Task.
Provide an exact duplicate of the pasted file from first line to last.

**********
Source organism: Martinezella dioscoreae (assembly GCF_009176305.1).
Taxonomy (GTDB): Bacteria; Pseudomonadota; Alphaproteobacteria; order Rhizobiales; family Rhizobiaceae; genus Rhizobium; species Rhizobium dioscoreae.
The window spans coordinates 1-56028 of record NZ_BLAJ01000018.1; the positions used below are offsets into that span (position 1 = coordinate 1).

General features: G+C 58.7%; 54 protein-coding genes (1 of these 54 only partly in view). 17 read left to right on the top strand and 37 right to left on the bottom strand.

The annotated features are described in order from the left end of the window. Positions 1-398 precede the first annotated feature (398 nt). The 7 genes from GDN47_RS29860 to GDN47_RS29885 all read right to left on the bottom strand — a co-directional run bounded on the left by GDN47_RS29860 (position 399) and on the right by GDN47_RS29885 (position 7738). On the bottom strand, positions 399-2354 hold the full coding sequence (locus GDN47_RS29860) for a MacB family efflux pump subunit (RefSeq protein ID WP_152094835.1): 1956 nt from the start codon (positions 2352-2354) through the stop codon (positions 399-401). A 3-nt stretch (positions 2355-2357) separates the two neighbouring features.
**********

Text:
Source organism: Martinezella dioscoreae (assembly GCF_009176305.1).
Taxonomy (GTDB): Bacteria; Pseudomonadota; Alphaproteobacteria; order Rhizobiales; family Rhizobiaceae; genus Rhizobium; species Rhizobium dioscoreae.
The window spans coordinates 1-56028 of record NZ_BLAJ01000018.1; the positions used below are offsets into that span (position 1 = coordinate 1).

General features: G+C 58.7%; 54 protein-coding genes (1 of these 54 only partly in view). 17 read left to right on the top strand and 37 right to left on the bottom strand.

The annotated features are described in order from the left end of the window. Positions 1-398 precede the first annotated feature (398 nt). The 7 genes from GDN47_RS29860 to GDN47_RS29885 all read right to left on the bottom strand — a co-directional run bounded on the left by GDN47_RS29860 (position 399) and on the right by GDN47_RS29885 (position 7738). On the bottom strand, positions 399-2354 hold the full coding sequence (locus GDN47_RS29860) for a MacB family efflux pump subunit (RefSeq protein ID WP_152094835.1): 1956 nt from the start codon (positions 2352-2354) through the stop codon (positions 399-401). A 3-nt stretch (positions 2355-2357) separates the two neighbouring features.